- The Washington Times - Tuesday, February 10, 2015

Safely away from the carnage, Bradley Beal stood with a smile on his face as he overlooked the Washington Wizards’ practice court Tuesday afternoon. The club had organized an NBA-range 3-point contest for the media. It went as expected, which could be a two-fold issue for Beal: What occurred can’t be unseen, and the fleeting chance the crashing bricks delivered by media members could somehow permeate his shooting ability exists.

He’ll have time to think about it. Beal will miss his third consecutive game Wednesday night when the Wizards travel to Toronto and wrap the first “half” of the season against the dangerous Raptors. He injured his big toe against the Atlanta Hawks on Feb. 4. The injury forced him to leave the next day’s game early and each game since. Beal has missed 11 games this season.

“He’s got an inflamed big toe right now,” coach Randy Wittman said. “I think he’s going to get another opinion. … I don’t know the medical term.”

The Wizards may be without power forward Kris Humphries, too. When Humphries landed on his back in the first quarter Monday night against Orlando, the thud sounded like a dump truck flipping over. He walked stiffly out of the arena saying only, “I’m hurting, bro,” when asked how he felt. Humphries was at practice Tuesday, but did not participate. Wittman did not elaborate on Humphries’ availability for Wednesday night’s game.

Though without Beal, the Wizards feel the last two games have kicked aside their malaise that carried from the end of January into February. Washington pulverized the Brooklyn Nets last Saturday and toyed with the Orlando Magic in a 96-80 win Monday night. Wizards point guard John Wall said the club had turned quiet during their five-game losing streak that started Jan. 28 and ran until Feb. 5. They lost at home and on the road during the lull. One of the home losses was to the Raptors, a team the Wizards are unable to counter. Their final regular-season chance comes Wednesday.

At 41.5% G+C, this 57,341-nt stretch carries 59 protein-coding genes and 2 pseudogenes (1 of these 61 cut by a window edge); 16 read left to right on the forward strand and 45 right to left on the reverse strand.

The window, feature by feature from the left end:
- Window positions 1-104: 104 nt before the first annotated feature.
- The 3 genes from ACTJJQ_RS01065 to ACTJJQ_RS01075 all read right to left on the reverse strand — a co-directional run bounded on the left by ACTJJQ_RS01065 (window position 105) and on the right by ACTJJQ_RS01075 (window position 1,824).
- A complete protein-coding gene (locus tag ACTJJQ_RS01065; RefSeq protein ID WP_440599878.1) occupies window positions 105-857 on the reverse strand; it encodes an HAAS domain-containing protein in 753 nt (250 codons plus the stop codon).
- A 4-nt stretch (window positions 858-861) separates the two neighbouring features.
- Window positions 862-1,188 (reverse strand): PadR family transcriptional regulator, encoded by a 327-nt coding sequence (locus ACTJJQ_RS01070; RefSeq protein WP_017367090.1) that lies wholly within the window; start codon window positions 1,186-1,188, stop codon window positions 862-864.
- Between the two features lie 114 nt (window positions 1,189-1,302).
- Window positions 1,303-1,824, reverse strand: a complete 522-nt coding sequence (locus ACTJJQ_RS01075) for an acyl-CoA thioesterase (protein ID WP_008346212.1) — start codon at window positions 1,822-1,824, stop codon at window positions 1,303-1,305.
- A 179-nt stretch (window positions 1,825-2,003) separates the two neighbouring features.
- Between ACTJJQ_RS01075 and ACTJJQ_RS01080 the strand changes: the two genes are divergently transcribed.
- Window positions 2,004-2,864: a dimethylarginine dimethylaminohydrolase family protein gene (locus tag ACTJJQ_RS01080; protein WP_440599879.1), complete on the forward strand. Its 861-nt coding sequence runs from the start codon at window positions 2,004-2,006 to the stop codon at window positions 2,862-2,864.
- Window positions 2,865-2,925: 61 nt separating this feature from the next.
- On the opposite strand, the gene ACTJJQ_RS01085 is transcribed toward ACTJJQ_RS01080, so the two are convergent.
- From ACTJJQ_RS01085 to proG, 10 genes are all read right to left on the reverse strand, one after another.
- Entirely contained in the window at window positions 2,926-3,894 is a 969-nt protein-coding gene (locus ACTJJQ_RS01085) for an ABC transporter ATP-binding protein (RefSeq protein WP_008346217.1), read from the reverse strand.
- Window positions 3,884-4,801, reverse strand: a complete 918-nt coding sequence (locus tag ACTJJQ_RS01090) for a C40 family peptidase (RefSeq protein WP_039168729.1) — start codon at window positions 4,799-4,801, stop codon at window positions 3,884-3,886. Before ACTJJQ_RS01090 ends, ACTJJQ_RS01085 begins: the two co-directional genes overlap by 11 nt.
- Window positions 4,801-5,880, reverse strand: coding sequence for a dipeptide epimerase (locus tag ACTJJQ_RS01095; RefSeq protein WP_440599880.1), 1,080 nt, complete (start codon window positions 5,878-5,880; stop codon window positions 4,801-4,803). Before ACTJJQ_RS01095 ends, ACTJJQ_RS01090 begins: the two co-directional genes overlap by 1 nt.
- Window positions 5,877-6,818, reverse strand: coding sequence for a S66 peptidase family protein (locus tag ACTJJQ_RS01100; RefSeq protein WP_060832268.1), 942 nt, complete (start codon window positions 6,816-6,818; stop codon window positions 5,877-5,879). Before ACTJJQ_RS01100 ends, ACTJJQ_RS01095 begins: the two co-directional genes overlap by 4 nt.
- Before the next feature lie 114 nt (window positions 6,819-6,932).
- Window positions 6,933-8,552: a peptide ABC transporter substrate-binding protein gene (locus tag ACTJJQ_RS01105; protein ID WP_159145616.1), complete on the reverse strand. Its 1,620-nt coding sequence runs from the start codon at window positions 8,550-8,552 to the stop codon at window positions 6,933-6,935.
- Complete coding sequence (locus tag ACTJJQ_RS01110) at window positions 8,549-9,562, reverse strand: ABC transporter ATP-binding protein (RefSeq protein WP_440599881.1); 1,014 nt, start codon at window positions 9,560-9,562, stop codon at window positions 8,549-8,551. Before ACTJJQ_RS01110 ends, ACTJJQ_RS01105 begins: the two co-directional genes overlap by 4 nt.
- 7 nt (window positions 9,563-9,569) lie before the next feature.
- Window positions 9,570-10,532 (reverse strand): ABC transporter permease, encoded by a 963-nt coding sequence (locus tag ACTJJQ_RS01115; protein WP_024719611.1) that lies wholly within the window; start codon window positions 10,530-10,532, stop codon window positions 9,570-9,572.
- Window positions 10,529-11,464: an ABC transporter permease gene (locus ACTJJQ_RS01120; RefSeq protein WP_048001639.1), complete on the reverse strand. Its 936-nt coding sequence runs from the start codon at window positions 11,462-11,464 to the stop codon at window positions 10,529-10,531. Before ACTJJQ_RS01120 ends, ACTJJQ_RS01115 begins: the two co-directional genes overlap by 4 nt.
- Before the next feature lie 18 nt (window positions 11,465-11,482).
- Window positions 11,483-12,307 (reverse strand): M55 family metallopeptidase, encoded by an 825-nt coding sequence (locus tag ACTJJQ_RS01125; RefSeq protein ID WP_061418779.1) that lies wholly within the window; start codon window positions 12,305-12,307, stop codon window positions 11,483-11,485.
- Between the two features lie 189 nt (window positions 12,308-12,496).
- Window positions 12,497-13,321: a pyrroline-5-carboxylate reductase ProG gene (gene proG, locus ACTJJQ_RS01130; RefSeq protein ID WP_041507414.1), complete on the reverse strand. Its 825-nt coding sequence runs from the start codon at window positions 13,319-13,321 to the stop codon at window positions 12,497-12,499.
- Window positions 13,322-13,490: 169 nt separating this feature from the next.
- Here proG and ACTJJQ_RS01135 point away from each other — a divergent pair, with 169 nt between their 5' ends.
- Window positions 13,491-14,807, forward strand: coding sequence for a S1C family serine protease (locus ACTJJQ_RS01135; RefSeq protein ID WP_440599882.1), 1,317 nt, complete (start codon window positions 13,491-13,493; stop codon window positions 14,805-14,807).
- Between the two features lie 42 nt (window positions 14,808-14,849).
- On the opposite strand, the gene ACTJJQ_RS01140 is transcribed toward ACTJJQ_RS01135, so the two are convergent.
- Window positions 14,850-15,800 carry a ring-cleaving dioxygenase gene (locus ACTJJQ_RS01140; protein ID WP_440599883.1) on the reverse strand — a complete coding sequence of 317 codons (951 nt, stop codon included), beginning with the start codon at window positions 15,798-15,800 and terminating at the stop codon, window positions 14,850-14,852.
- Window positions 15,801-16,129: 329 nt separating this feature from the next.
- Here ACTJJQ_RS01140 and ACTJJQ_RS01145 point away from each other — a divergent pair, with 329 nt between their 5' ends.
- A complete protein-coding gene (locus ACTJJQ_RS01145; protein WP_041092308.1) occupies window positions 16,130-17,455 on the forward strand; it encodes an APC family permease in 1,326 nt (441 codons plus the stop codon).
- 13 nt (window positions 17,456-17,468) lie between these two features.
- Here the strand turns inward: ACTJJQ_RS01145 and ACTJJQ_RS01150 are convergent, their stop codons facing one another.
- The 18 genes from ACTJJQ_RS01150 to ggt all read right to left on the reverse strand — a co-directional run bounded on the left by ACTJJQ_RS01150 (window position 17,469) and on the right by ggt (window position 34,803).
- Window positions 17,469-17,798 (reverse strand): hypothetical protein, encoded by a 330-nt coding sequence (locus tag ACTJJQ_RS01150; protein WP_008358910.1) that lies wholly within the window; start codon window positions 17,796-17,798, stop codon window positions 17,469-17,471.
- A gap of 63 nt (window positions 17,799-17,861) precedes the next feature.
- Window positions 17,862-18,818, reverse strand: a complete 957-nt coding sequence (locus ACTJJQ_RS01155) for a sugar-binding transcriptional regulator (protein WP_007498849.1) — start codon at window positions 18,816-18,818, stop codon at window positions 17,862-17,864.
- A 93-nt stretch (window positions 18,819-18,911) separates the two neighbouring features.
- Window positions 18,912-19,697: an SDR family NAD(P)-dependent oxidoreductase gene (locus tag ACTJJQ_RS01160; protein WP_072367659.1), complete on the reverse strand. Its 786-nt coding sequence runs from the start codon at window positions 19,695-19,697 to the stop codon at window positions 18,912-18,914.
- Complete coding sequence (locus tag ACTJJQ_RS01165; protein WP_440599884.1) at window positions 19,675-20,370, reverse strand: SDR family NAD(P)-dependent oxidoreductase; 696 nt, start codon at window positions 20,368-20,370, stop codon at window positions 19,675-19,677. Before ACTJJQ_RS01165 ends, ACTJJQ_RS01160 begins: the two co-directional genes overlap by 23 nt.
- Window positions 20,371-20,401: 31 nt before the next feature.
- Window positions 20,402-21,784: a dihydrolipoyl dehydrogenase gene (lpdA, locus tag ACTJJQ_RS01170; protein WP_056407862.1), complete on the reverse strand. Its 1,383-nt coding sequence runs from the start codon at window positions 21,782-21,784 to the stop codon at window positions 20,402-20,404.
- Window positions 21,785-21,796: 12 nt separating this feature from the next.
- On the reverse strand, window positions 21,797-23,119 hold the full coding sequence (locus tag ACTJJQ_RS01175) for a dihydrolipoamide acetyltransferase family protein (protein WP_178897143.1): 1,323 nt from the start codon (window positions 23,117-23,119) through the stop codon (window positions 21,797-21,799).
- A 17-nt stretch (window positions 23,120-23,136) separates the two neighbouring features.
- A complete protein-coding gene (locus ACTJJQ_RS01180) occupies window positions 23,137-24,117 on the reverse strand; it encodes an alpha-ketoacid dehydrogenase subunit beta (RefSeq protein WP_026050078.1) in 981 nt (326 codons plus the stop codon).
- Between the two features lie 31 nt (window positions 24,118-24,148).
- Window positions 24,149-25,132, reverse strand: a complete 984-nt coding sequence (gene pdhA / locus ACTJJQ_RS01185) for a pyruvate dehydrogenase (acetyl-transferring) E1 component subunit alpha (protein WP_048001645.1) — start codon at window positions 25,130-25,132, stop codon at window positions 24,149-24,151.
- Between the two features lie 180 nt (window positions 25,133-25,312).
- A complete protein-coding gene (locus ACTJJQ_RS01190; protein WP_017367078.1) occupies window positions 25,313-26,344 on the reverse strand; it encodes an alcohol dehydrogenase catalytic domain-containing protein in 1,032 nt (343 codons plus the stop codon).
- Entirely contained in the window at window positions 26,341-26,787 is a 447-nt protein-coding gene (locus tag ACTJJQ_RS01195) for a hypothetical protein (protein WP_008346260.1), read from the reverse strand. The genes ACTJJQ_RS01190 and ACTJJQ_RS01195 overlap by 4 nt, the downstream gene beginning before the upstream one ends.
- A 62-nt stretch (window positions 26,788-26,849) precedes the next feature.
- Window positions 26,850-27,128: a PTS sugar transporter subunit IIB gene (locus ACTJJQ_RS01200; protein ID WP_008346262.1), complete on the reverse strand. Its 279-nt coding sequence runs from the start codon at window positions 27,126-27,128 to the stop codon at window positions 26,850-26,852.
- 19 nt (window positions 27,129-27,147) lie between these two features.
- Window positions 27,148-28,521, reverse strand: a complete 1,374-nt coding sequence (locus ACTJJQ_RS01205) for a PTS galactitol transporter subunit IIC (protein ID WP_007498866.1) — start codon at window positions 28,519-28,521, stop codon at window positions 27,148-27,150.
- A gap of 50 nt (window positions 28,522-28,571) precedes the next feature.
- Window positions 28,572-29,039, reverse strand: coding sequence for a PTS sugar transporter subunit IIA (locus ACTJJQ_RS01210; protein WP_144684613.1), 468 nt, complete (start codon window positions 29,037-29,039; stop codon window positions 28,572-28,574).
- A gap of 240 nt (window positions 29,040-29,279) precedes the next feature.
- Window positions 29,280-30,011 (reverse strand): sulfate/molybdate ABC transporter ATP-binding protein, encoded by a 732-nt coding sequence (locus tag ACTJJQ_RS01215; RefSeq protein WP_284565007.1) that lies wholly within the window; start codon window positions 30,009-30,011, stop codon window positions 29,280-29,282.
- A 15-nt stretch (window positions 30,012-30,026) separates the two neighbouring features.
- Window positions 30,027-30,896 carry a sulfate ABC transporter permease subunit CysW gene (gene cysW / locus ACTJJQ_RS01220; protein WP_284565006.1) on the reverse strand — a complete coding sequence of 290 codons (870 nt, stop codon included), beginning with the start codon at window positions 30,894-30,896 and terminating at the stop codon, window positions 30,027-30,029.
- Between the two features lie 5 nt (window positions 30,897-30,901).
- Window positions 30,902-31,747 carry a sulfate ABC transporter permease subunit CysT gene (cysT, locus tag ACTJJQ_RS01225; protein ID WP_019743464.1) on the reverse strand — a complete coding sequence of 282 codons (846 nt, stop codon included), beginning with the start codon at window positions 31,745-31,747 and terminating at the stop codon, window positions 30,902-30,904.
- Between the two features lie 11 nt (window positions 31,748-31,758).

“That would be huge, beating Toronto up there,” center Marcin Gortat said. “But we all know that’s going to be a tough game. Just like after Brooklyn game, just the same after Orlando, we can’t get excited like we won the championship. We have to stay focused on everything we do. We’re going to need everybody.

“We definitely want to get this one in Toronto. It’s not going to be easy, we all know that.”

Toronto plays and is constructed similar to the Eastern Conference leading Atlanta Hawks. Washington does not deal well with either. This season, the Wizards are a combined 0-5 against the Hawks and Raptors.

When Atlanta whipsawed the Wizards by 31 points in early January, Washington turned the ball over 19 times. It put up another 20 turnovers against the Hawks in a 106-102 home loss.

In early November, the Wizards had 19 assists and 13 turnovers — well off the three-to-one or better ratio they strive for — in a 19-point loss to Toronto. A 120-116 overtime home loss to the Raptors on Jan. 31 produced a 26-to-22 ratio. The Raptors scored 31 points off Washington turnovers and dominated the game until an unexpected fourth-quarter rally moved it into overtime.

“We could have beat them here last time,” Wall said. “The first time, they blew us out. This is the last time we play this team until we maybe play them in the playoffs. So, we got to go out there and try to let this team know they don’t have full advantage and they can dominate you any time they want.”

Fixing the five-game slide against two below-average opponents was nice. Beating Toronto would be confirmation most issues were fixed before the all-star break. The Wizards will have a nine-day gap between games before starting the remainder of the schedule with an important home game against the finally organized Cleveland Cavaliers.

The time off is plenty of time to consider what happened in the 54 games before the break. And, for Beal, it’s a chance to heal toe and mind after the media showed a slump it will never come out of.

• Todd Dybas can be reached at tdybas@washingtontimes.com.

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